Sandhyavali cited Vedic evidence to the effect that a woman who causes her husband to commit sin falls into a condition of terrible suffering. “It is for this reason I am advising you, charming lady.”

Mohini glanced at Rukmangada and then said to Sandhyavali, “Most beautiful lady, your advice is good and well taken. If the king will not eat on Hari’s day then let something else be given. I do not wish to do anything that will give pain. Some divine force urges me to speak so.”

Mohini blushed with shame. She could not reveal the full extent of her predicament, but she feared calumny. She went on, “Who likes self-slaughter? Who would rush at lions and tigers? Who would outrage the modesty of another’s wife? How then can I like what I must now say? An ill fated man bound for hell is impelled to say and do all inauspicious things.”

With tears falling from her eyes, Mohini stopped speaking and looked down. Sandhyavali reached out to take her hand. Mohini looked up into her co-wife’s face and said, “What I will say now will take away your life along with that of our husband. It will destroy my religious merits and attract the condemnation of all men. But if you fulfil my request yours and the king’s fame will spread everywhere. You will both attain heaven along with your son, while I will drop down into a fearful hell.”

Sandhyavali felt her limbs tremble. Taking a deep breath she said, “Tell me, tell me. What can you say that will cause my sorrow? How will defending my husband’s truthfulness cause me misery?”

Sandhyavali was prepared to embrace any pain for the sake of her husband. She would give up her own body or endure the death of her son. Any woman who wilfully gave distress to her husband would surely be obliged to suffer great miseries in many births. If she did not give whatever she possessed to secure his pleasure a similar miserable fate awaited her.

Sandhyavali said, “I will tell you a story in this connection. When I was a child I once saw a worm come out of a log. It fell on the ground and a crow quickly came down to pick it up. Out of pity I scared away the bird with a lump of clay and picked up the worm to place it back in the wood. It then spoke to me in a human voice.”

Sandhyavali began to recount the worm’s tale
* * *
The worm said, “Splendid lady, know that in my previous birth I was the daughter of the omniscient sage Sumantu. I was affluent and therefore arrogant; the favourite darling of my mother, father and other kinsmen. We dwelt in the ancient city of Kanyakubja. When I came of age I was given in marriage to the noble and qualified Kaundinya, son of another sage. My father gave as dowry ten thousand gold pieces, as well as cows, buffalo, jewellery and numerous other items.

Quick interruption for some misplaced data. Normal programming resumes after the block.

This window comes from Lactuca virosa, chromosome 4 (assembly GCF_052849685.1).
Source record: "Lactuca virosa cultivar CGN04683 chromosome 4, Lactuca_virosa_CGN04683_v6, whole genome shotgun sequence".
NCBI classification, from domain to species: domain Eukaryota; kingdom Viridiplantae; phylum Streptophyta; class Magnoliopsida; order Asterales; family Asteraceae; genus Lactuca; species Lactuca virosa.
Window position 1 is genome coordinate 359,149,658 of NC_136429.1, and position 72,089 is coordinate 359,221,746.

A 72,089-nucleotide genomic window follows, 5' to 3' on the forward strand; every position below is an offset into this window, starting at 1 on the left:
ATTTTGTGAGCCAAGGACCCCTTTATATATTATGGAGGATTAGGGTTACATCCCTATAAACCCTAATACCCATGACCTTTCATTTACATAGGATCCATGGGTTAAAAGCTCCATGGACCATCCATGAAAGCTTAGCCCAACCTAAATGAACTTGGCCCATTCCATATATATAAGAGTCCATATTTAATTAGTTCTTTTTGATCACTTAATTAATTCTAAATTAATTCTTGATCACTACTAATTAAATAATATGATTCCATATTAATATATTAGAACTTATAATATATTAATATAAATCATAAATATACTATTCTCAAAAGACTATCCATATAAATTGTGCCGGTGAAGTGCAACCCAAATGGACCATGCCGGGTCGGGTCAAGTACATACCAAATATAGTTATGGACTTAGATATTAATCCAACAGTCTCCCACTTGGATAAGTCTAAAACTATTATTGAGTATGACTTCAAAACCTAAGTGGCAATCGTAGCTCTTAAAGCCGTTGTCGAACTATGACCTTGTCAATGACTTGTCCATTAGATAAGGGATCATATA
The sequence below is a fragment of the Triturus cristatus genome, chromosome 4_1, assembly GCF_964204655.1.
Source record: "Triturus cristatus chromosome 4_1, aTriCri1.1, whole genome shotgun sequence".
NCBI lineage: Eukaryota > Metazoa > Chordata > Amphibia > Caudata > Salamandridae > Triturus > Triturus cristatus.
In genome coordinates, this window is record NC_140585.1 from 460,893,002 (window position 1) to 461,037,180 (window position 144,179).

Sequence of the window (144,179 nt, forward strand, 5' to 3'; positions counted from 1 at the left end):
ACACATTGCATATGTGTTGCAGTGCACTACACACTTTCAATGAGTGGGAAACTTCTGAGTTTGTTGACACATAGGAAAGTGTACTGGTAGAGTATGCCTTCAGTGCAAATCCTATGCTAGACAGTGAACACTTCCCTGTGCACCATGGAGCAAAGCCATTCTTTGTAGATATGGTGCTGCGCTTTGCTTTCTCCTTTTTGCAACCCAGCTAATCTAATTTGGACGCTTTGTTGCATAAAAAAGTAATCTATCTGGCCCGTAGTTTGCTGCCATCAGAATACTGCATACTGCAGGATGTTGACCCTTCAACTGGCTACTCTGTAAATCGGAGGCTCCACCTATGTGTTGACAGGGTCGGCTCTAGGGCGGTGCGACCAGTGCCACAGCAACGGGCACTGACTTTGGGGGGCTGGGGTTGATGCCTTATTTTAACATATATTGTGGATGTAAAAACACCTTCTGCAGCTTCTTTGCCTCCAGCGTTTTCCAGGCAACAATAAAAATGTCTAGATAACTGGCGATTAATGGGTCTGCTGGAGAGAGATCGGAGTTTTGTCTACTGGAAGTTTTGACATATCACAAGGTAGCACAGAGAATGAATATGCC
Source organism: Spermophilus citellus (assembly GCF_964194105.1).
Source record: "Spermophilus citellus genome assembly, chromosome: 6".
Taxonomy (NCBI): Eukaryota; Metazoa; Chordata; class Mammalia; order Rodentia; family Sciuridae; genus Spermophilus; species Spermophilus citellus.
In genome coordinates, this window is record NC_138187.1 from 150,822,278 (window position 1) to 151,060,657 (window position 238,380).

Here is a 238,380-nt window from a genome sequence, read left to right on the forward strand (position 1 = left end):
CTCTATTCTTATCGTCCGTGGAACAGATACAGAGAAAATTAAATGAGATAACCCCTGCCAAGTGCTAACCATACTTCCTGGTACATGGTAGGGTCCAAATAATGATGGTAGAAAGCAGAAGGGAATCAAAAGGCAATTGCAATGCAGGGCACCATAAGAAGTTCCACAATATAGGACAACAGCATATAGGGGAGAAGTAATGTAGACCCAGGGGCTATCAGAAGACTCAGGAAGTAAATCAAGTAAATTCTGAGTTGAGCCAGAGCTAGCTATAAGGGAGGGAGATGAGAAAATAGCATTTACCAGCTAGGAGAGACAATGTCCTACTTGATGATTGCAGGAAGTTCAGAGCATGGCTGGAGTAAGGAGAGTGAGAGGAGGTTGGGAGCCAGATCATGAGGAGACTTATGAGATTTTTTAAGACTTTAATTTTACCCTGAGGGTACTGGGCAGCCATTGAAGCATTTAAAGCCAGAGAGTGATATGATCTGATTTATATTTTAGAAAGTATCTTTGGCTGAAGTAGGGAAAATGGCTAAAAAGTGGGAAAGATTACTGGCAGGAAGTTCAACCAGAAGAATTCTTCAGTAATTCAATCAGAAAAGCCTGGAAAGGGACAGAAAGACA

“In due course my father-in-law died and his wife ascended his funeral pyre. My husband offered libations in their honour and then went to the royal palace seeking employment from the king. But when he reached there he saw many beautiful courtesans and was struck with passion. With gifts of wealth he brought two of them back to our house and began to live with them.

“Soon these low class ladies had used up all the wealth we had been given and we became indigent. I still had my jewellery and gold ornaments and my husband asked me for these to spend on the prostitutes.

“I refused and went away quickly to my father’s house. My husband followed me and seized all my father’s property, which he proceeded to sell for whatever he could quickly get. Everything was sold; pots, pans, animals, grains, garments, land and all other effects. When everything was gone and the money spent, my husband decided to embark upon a sea journey in search of wealth.

“Having gone a long distance the ship was caught in a violent storm and smashed upon rocks. Everyone on board perished except my husband. Urged by his destiny, he clung to a piece of wood and drifted ashore. He saw there a great bluish mountain that rose above the clouds. He began to climb it, seeing many rivulets and waterfalls, as well as abundant flowering and fruit-laden trees. Overpowered by hunger he ate some fruits and then came to a huge sal tree as high as fifty men. Its lush foliage provided ample shade so he lay down beneath it and, covering himself with his upper cloth, fell into a sound sleep.

“As the sun set a terrible Rakshasa named Gobhila arrived roaring like a thunder cloud. Like the ten-headed Ravana he came there carrying the slender-limbed, auspicious daughter of the ruler of Kashi. That princess, named Ratnavali, had fallen asleep without taking her bath and with her head facing north. Hence due to her transgression the demon saw his chance and swiftly abducted her, carrying her through the skies to his mountain lair.